Dear Nick: ‘I am paralysed by fear of making a mistake’
AccountingWEB’s resident agony uncle helps an accountant so overwhelmed by Covid work that they’re constantly fearful of making a mistake.
Dear Nick: "I don't know if it is the general fear and uncertainty around Covid or the lack of a proper holiday this year, but I am finding I am becoming paralysed by fear of making a mistake.
I have been checking and double checking everything. I have woken in the middle of the night and thought ‘I should have capitalised that expense!’ Reading an article or attending a CPD course might trigger a thought and I would end up checking emails over the past few years to see if I definitely advised a client correctly about a course of action. Was I clear enough? Did he understand? Did I keep proper notes of the meeting?
I have a small practice and we don't work with any large or complicated clients, so any "mistakes" should not be that material. I find myself taking on the clients' responsibilities more than I should, in that I am reminding them about things and spelling things out for them.
There are so many more rules and regulations than when I first qualified. It's hard to keep up with them all (not to mind all the new stuff due to Covid.)
Being stuck in the ‘home office’ all day only adds to the rumination. There is nothing to look forward to (holidays, weekend away, concerts, dinner with friends at the weekend), so life seems to revolve around work the whole time."
Nick replies: Thank you so much for sharing your experiences. You touch on so many elements which are so prevalent right now – not just in accountancy, but also generally in life and in business.
Even though we come from different industries I can resonate so much with what you have written and I am sure that I won’t be alone in that, as readers delve into your letter.
From my experience, the two biggest anxiety triggers I constantly hear are change and procrastination.
Change is inevitable.
Procrastination – not so much!
Let’s face it: you are working in a tough profession, where the demands on your time, your attention to detail and your trusted professional advice are constantly sought after.
However, that demand increases when your mostly non-finance professional clients have anxiety triggered by money, tax and figures – only for that anxiety to transfer on to you.
Now, those feelings of anxiety are compounded when you throw in a global pandemic and clients struggling personally or professionally.
I’ve heard so many times from my accountant clients that as soon as Boris Johnson or Rishi Sunak announces the latest coronavirus support scheme, clients are on the phone expecting to know immediately what to do – and you have just seen the same press conference as they have.
We are living through one of the fastest and brutal periods of change that any of us will have ever known.
So firstly, we should applaud ourselves just for being here, still going, and still forging ahead – that takes courage, tenacity, but it does take its toll.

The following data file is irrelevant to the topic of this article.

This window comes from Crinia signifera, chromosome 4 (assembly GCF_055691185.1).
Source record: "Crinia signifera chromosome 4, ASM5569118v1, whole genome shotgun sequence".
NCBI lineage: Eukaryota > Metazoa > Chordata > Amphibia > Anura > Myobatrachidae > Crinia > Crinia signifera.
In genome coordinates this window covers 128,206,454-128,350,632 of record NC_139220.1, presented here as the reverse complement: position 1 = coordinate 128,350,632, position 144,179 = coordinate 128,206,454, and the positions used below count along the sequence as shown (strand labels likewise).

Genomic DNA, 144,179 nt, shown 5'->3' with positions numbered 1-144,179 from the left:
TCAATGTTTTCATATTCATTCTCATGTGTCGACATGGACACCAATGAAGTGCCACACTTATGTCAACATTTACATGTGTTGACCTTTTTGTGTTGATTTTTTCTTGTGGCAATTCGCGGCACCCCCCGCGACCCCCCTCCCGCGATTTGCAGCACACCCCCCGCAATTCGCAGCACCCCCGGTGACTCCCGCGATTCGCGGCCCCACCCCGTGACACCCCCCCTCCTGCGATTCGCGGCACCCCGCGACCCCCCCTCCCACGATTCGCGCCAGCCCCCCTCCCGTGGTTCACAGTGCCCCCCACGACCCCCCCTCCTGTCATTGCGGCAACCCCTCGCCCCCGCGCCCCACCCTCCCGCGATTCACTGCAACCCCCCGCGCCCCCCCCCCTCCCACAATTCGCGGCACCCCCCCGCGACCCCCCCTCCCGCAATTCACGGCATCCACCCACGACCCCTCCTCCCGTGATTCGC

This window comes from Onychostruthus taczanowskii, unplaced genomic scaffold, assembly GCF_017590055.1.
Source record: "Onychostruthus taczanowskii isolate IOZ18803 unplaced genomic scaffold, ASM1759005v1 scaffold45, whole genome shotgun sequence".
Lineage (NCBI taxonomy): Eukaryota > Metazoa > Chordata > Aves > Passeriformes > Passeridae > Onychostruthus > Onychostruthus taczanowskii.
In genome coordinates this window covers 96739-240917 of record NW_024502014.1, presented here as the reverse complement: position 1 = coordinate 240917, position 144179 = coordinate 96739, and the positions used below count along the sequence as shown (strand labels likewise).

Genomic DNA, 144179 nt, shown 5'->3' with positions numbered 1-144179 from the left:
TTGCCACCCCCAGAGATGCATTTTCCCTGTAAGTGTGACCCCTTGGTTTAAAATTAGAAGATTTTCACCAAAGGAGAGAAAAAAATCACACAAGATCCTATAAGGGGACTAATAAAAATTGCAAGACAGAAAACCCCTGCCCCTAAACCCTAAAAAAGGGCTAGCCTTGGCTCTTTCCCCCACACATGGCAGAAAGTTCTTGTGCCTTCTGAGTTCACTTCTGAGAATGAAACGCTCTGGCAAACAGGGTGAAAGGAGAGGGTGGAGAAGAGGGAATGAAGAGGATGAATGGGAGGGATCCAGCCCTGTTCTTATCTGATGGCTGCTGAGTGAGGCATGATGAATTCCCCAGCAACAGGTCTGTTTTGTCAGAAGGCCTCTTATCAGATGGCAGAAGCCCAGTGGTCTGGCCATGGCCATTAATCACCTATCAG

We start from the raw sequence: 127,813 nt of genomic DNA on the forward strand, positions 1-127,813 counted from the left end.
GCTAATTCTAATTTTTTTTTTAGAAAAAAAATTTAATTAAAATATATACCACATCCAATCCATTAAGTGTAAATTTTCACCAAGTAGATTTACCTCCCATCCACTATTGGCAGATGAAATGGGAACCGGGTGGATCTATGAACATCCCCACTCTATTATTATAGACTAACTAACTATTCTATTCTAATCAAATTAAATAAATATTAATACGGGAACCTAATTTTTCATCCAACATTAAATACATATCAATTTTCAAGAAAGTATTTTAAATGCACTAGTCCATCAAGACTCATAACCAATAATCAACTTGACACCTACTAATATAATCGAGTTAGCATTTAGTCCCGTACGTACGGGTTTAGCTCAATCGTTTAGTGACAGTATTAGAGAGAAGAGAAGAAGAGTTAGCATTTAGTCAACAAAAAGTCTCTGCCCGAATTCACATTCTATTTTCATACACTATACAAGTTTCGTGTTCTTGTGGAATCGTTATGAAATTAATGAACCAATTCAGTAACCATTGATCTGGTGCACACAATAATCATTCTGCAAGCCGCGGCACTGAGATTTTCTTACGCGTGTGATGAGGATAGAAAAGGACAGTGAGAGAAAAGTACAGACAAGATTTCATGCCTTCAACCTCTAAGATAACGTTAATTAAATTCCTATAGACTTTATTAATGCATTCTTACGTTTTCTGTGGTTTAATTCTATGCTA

Secondly, the longer this ongoing situation continues, the more uncertainty it creates and the more changes are thrown up. This has and will create an underlying feeling of dread and anxiety for most people.
But it’s when people lose hope that things become dark. Trust me I’ve been there when I had my breakdown.
You have already mentioned rumination as one of the by-products or signs of high anxiety. The others to watch out for are:
- Highly emotional responses
- Heightened anger or aggression
- Ultra-defensive behaviour
- Lethargy or fatigue
If these things start to creep in to your personal and/or professional life, it’s time to start focusing on extra self-care, ‘recovery’ and taking some time out.
I know this is a stoic way of thinking, but we cannot control other people, we cannot control pandemics, we cannot control what regulations are put in place or how many. All we can control are our thoughts and our actions. But the first thing we sacrifice when we are struggling is choice. However, choice is all we do have – how we choose to go into each and every day. So, what can we focus on?
For me, it’s resilience. It’s what sport coaches call ‘marginal gains’ – those daily, consistent, and incremental changes to maintain focus, strength and to manage anxiety.
- Manageable pace of working
- Fresh air
- Recovery/recharge time
- Social interaction (non-work)
If we can incorporate these things into our lives, we restore the balance, which will deter rumination and maintain confidence when you begin to doubt yourself.
If procrastination is a problem – which actually, self-doubt and declining confidence can really fuel procrastination – just ‘manage the manageables’.
What do I mean by that?
- Do what you can do.
- Accept the things that you cannot change or influence.
- Take action to the best of your current knowledge and ability.
- Move on.
Most of the time, False Evidence Appearing Real (F.E.A.R) is the reason why we procrastinate, doubt ourselves and obsess about potential errors.
Anxiety is created either by the thought of something, an assumed outcome or a lack of confidence, courage and conviction – very rarely is it about the actual thing.
When we think anxiety, we create anxiety. We damage ourselves mentally, spiritually, physically and emotionally – most often around things that never actually happen.
You’ve already started the process by checking back and realising that there were no errors and that you did a great job – continue on your mission to consistently prove your fears wrong.
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Nick Elston is one of the leading inspirational speakers on the subjects of anxiety, mental health and wellbeing - from an experience sharing perspective - and delivers his talks to stages, corporates, boardrooms, factories, universities, schools and events worldwide. His coaching programme is called Life On Your Terms.